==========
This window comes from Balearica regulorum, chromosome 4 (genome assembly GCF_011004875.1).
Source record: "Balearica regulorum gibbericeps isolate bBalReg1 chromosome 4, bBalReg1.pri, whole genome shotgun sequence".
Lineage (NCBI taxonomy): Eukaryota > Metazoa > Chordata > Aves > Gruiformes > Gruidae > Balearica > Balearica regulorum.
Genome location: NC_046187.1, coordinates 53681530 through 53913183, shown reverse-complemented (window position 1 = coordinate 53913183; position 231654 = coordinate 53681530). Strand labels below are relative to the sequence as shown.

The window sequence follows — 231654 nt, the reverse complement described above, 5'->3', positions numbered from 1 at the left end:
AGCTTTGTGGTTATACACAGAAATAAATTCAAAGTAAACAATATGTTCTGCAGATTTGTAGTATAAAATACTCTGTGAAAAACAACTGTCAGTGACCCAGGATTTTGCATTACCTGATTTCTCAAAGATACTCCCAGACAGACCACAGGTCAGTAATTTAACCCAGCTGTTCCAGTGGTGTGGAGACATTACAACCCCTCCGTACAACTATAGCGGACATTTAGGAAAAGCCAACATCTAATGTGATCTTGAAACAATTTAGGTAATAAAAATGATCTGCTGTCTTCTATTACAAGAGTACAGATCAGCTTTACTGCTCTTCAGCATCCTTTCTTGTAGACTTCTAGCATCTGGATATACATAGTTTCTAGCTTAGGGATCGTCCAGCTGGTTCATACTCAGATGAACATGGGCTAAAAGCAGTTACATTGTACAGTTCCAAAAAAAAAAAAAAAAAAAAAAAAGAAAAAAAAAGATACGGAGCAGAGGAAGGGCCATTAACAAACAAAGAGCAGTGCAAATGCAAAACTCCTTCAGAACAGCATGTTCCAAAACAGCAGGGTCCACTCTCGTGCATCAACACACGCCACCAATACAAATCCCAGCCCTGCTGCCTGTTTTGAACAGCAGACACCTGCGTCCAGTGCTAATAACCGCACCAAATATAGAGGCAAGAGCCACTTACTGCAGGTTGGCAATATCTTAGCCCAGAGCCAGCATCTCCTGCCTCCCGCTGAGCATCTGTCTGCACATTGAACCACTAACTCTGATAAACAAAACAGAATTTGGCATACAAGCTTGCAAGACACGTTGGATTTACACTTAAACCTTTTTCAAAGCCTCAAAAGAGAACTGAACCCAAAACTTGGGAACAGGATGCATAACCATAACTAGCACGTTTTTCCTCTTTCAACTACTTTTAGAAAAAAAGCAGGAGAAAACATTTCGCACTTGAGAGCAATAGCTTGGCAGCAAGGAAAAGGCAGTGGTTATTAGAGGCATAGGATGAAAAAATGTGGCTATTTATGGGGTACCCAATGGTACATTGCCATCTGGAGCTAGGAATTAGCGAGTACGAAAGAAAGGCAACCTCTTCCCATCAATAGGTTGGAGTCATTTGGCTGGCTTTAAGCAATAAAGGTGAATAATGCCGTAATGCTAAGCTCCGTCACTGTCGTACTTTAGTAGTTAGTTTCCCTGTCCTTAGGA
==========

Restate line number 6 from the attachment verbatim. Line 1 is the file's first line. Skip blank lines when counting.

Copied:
AGCTTTGTGGTTATACACAGAAATAAATTCAAAGTAAACAATATGTTCTGCAGATTTGTAGTATAAAATACTCTGTGAAAAACAACTGTCAGTGACCCAGGATTTTGCATTACCTGATTTCTCAAAGATACTCCCAGACAGACCACAGGTCAGTAATTTAACCCAGCTGTTCCAGTGGTGTGGAGACATTACAACCCCTCCGTACAACTATAGCGGACATTTAGGAAAAGCCAACATCTAATGTGATCTTGAAACAATTTAGGTAATAAAAATGATCTGCTGTCTTCTATTACAAGAGTACAGATCAGCTTTACTGCTCTTCAGCATCCTTTCTTGTAGACTTCTAGCATCTGGATATACATAGTTTCTAGCTTAGGGATCGTCCAGCTGGTTCATACTCAGATGAACATGGGCTAAAAGCAGTTACATTGTACAGTTCCAAAAAAAAAAAAAAAAAAAAAAAAGAAAAAAAAAGATACGGAGCAGAGGAAGGGCCATTAACAAACAAAGAGCAGTGCAAATGCAAAACTCCTTCAGAACAGCATGTTCCAAAACAGCAGGGTCCACTCTCGTGCATCAACACACGCCACCAATACAAATCCCAGCCCTGCTGCCTGTTTTGAACAGCAGACACCTGCGTCCAGTGCTAATAACCGCACCAAATATAGAGGCAAGAGCCACTTACTGCAGGTTGGCAATATCTTAGCCCAGAGCCAGCATCTCCTGCCTCCCGCTGAGCATCTGTCTGCACATTGAACCACTAACTCTGATAAACAAAACAGAATTTGGCATACAAGCTTGCAAGACACGTTGGATTTACACTTAAACCTTTTTCAAAGCCTCAAAAGAGAACTGAACCCAAAACTTGGGAACAGGATGCATAACCATAACTAGCACGTTTTTCCTCTTTCAACTACTTTTAGAAAAAAAGCAGGAGAAAACATTTCGCACTTGAGAGCAATAGCTTGGCAGCAAGGAAAAGGCAGTGGTTATTAGAGGCATAGGATGAAAAAATGTGGCTATTTATGGGGTACCCAATGGTACATTGCCATCTGGAGCTAGGAATTAGCGAGTACGAAAGAAAGGCAACCTCTTCCCATCAATAGGTTGGAGTCATTTGGCTGGCTTTAAGCAATAAAGGTGAATAATGCCGTAATGCTAAGCTCCGTCACTGTCGTACTTTAGTAGTTAGTTTCCCTGTCCTTAGGA